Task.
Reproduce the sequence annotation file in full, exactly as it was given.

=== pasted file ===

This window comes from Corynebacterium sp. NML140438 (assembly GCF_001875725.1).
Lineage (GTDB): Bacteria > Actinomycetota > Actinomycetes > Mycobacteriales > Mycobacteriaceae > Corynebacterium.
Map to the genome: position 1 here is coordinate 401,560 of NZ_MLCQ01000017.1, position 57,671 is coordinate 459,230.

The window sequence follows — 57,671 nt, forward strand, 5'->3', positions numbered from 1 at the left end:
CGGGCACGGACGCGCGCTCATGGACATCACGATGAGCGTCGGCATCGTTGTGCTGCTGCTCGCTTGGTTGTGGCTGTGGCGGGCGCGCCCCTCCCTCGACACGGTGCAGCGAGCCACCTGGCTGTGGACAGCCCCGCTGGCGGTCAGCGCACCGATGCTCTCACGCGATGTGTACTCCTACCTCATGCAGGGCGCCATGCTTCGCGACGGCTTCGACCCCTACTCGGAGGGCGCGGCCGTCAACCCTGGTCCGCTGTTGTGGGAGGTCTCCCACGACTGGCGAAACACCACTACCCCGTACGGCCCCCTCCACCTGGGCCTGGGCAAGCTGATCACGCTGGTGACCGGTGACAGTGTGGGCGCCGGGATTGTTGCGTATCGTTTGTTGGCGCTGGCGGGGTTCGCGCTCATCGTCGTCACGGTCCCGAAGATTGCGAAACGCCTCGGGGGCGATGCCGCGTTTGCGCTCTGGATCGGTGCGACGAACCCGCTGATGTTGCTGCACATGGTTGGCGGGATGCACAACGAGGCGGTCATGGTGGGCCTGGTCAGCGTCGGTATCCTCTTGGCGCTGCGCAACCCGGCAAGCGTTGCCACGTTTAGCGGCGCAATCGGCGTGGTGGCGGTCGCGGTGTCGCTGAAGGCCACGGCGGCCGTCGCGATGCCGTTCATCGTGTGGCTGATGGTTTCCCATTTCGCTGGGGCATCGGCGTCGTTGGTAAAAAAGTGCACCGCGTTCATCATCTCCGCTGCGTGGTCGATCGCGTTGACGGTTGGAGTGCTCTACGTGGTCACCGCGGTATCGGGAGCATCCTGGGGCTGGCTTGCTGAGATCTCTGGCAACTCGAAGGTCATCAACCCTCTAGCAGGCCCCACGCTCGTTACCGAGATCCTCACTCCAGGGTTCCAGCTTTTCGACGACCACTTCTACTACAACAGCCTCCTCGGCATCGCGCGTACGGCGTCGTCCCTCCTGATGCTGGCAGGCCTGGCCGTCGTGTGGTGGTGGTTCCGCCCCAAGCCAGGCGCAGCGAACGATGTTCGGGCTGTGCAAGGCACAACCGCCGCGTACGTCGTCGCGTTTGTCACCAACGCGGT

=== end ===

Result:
This window comes from Corynebacterium sp. NML140438 (assembly GCF_001875725.1).
Lineage (GTDB): Bacteria > Actinomycetota > Actinomycetes > Mycobacteriales > Mycobacteriaceae > Corynebacterium.
Map to the genome: position 1 here is coordinate 401,560 of NZ_MLCQ01000017.1, position 57,671 is coordinate 459,230.

The window sequence follows — 57,671 nt, forward strand, 5'->3', positions numbered from 1 at the left end:
CGGGCACGGACGCGCGCTCATGGACATCACGATGAGCGTCGGCATCGTTGTGCTGCTGCTCGCTTGGTTGTGGCTGTGGCGGGCGCGCCCCTCCCTCGACACGGTGCAGCGAGCCACCTGGCTGTGGACAGCCCCGCTGGCGGTCAGCGCACCGATGCTCTCACGCGATGTGTACTCCTACCTCATGCAGGGCGCCATGCTTCGCGACGGCTTCGACCCCTACTCGGAGGGCGCGGCCGTCAACCCTGGTCCGCTGTTGTGGGAGGTCTCCCACGACTGGCGAAACACCACTACCCCGTACGGCCCCCTCCACCTGGGCCTGGGCAAGCTGATCACGCTGGTGACCGGTGACAGTGTGGGCGCCGGGATTGTTGCGTATCGTTTGTTGGCGCTGGCGGGGTTCGCGCTCATCGTCGTCACGGTCCCGAAGATTGCGAAACGCCTCGGGGGCGATGCCGCGTTTGCGCTCTGGATCGGTGCGACGAACCCGCTGATGTTGCTGCACATGGTTGGCGGGATGCACAACGAGGCGGTCATGGTGGGCCTGGTCAGCGTCGGTATCCTCTTGGCGCTGCGCAACCCGGCAAGCGTTGCCACGTTTAGCGGCGCAATCGGCGTGGTGGCGGTCGCGGTGTCGCTGAAGGCCACGGCGGCCGTCGCGATGCCGTTCATCGTGTGGCTGATGGTTTCCCATTTCGCTGGGGCATCGGCGTCGTTGGTAAAAAAGTGCACCGCGTTCATCATCTCCGCTGCGTGGTCGATCGCGTTGACGGTTGGAGTGCTCTACGTGGTCACCGCGGTATCGGGAGCATCCTGGGGCTGGCTTGCTGAGATCTCTGGCAACTCGAAGGTCATCAACCCTCTAGCAGGCCCCACGCTCGTTACCGAGATCCTCACTCCAGGGTTCCAGCTTTTCGACGACCACTTCTACTACAACAGCCTCCTCGGCATCGCGCGTACGGCGTCGTCCCTCCTGATGCTGGCAGGCCTGGCCGTCGTGTGGTGGTGGTTCCGCCCCAAGCCAGGCGCAGCGAACGATGTTCGGGCTGTGCAAGGCACAACCGCCGCGTACGTCGTCGCGTTTGTCACCAACGCGGT